Three ways you can prepare for the onrush of the calving season will shore up your abilities, says DairyNZ.
Public perception and market access will be the drivers, he told a Dairy Womens Network workshop in Wellsford recently.
While not yet mandatory, use of a local anaesthetic is the recommended practice for disbudding calves, for a number of reasons, the workshop heard.
Use of an anti-inflammatory after the procedure is also recommended although is it unlikely to become a rule at this stage.
Eyers told the workshop that in their wild state cattle are animals of prey. As a survival technique, cattle try to avoid displaying pain which would indicate they could be a weaker animal in a herd.
“So when they are demonstrating pain… they are in a lot of pain.”
Indicators of pain in calves include tail shaking, ear twitching, eating less, restlessness, less playfulness, avoiding touch and increased cortisol (a stress hormone).
Looking at stress responses, without pain relief after disbudding it takes a calf at least 24 hours for the pain to subside and 40 hours before it has recovered from the painful experience. With the use of local anaesthetic, initially there is no pain but after three to four hours as it wears off they start to feel sore.
With pain relief and the addition of anti-inflammatories to reduce swelling around the disbudded site, pain is reduced significantly.
“There are definitely benefits to doing the two; and there are definitely adverse effects if you don’t do anything at all,” Eyers says.
Another option is also to completely sedate the calf to preclude stress but this does not provide pain relief in itself; a local anaesthetic is still required to reduce pain.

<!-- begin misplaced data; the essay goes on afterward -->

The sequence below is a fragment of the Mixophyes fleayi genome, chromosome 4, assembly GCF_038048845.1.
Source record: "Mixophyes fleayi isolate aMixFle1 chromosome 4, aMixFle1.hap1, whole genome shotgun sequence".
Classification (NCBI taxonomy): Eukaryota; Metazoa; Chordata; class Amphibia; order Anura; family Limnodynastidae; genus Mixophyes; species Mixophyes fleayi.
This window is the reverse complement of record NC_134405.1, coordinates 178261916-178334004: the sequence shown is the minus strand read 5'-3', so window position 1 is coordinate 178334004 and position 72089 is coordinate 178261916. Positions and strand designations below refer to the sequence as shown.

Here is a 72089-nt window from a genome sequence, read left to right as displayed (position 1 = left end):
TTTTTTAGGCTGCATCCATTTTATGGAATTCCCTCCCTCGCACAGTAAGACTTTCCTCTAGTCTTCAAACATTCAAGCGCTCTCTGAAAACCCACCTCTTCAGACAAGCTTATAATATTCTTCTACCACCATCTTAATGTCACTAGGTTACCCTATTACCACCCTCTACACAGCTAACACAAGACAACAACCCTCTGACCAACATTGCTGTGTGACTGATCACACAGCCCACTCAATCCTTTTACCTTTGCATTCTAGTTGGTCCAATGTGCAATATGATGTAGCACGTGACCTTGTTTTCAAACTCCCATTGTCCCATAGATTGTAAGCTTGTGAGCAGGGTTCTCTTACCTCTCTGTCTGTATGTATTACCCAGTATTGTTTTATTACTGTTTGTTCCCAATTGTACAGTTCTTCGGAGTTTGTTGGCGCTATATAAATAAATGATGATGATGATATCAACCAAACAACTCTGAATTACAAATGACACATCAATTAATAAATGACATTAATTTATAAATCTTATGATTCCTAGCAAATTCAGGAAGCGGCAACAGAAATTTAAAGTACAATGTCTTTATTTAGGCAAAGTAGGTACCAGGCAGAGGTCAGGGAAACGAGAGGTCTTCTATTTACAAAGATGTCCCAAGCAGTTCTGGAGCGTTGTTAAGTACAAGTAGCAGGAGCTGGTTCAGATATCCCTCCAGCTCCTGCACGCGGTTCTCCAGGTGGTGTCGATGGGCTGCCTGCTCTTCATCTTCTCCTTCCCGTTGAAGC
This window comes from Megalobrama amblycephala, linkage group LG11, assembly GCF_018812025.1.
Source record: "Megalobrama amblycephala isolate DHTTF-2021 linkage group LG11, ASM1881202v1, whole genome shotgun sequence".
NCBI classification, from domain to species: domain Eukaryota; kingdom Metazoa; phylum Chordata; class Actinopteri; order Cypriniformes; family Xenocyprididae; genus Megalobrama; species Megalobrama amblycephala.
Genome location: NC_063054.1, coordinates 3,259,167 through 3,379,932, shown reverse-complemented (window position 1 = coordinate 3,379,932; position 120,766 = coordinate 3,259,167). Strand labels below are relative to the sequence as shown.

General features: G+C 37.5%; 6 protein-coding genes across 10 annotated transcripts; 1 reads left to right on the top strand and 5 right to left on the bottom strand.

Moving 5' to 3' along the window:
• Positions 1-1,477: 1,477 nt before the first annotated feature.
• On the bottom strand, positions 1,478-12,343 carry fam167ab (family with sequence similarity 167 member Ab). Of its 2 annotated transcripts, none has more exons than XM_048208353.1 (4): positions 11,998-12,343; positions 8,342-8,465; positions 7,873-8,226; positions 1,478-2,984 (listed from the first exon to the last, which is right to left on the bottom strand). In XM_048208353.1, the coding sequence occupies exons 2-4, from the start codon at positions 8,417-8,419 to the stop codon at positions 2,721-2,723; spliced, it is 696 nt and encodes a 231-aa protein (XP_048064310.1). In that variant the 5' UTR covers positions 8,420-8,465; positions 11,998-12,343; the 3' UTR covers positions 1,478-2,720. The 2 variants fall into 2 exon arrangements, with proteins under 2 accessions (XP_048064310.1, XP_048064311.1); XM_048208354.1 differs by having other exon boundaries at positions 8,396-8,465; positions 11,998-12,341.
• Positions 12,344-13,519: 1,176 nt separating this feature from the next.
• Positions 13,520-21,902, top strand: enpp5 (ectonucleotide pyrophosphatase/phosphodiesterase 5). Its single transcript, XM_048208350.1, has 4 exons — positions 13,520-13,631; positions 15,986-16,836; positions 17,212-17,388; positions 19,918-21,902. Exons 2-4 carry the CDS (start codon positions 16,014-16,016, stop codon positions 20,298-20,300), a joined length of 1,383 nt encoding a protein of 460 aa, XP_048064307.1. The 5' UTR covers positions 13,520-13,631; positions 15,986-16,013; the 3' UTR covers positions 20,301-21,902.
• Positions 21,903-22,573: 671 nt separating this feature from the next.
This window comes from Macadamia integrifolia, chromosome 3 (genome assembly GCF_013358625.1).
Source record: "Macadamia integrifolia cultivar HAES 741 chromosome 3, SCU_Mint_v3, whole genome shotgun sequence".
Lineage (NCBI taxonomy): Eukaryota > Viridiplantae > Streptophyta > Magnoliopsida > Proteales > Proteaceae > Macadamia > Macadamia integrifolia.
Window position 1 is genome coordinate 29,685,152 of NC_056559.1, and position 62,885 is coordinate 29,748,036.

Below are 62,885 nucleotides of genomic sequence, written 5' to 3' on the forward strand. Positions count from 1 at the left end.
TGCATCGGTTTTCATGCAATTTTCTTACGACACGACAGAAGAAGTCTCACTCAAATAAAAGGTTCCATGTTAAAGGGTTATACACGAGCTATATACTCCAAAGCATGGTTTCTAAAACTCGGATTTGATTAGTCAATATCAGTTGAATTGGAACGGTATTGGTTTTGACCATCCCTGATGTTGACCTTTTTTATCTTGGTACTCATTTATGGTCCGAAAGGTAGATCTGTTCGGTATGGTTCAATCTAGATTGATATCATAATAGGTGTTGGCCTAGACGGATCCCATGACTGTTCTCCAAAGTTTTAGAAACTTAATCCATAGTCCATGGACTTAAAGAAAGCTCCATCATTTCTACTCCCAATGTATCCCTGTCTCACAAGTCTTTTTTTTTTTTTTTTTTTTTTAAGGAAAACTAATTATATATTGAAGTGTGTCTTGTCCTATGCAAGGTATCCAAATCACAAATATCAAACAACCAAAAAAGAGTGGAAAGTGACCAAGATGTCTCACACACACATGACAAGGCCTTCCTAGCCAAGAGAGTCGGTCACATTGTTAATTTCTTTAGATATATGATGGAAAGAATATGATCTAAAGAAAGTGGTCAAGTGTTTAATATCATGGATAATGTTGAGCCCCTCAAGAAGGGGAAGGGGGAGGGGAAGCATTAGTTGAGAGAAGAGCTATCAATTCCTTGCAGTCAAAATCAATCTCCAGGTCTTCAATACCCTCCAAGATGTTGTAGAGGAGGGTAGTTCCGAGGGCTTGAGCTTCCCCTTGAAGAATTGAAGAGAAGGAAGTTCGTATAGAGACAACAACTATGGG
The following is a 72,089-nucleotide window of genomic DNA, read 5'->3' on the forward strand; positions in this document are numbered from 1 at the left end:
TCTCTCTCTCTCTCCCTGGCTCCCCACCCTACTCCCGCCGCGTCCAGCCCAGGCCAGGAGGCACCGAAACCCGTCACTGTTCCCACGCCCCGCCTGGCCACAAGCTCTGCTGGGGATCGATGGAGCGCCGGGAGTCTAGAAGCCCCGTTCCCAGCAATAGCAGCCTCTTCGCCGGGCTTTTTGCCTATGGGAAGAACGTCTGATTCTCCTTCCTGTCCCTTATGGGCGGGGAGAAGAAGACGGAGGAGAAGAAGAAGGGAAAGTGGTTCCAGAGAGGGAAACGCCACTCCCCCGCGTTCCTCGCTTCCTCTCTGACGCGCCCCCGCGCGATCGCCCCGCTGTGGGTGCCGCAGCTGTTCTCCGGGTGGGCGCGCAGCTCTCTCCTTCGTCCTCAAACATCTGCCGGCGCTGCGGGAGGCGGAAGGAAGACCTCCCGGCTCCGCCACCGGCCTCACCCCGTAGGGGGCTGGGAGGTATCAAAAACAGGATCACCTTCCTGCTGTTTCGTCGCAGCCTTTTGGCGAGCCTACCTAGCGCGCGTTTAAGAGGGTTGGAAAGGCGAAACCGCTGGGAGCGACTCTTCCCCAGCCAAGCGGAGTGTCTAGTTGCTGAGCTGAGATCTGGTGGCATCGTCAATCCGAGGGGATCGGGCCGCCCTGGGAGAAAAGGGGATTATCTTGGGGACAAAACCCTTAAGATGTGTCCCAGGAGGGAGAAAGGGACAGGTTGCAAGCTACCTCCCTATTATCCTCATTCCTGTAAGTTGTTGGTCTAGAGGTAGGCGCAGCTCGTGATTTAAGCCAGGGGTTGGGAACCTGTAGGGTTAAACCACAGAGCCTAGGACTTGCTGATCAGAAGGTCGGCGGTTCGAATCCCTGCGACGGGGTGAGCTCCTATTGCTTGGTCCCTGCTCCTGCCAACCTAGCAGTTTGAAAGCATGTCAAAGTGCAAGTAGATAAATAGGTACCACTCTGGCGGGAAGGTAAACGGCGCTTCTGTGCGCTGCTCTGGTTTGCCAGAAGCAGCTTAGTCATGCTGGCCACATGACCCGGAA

The advantage of sedating is that it is less stressful for the calf; they are easier to handle and you can do other jobs as well. And sedation makes the handler’s job easier, particularly in large herds.
Even if you don’t sedate them there are definite benefits to local anaesthetics and anti-inflammatories: pain relief causes animals to grow better; pain relief reduces the growth check. Extra body weight means calves can be weaned earlier. That provides significant financial benefit to the farm business.
You do not need to be a vet to administer a local anaesthetic for disbudding but you need a prescription for the drug and a veterinary operating instruction (VOI). This relatively simple process shows capability in administering the pain relief in the right manner for it to work, doing so safely and understanding the side effects. Obtaining the VOI needs to be done seasonally, but the training is only needed once.
Farmers should try to ensure those who provide the training or services have plenty of experience in that field.
A calf can be disbudded when the bud can be felt. Less than eight weeks is the ideal; most people are disbudding between two and six weeks.
The minimum age where you must use a local anaesthetic by law for any procedure is nine months, or six months to castrate a bull.
A misconception that pops up repeatedly with farmers is they assume the antibacterial ‘purple spray’ is anti-inflammatory. It is obviously useful as an anti-bacterial but it provides no pain relief.
Eyers says the other issues surrounding disbudding are public perception and market access.
Use of local anaesthetic for disbudding is coming as a regulatory requirement, he says. “It is not here yet but it is coming.”
Sedation and anti-inflammatories will not be part of that mandatory process at this stage.
DairyNZ currently has a programme study underway called Heads and Tails to keep farmers ahead of the game on regulatory requirements.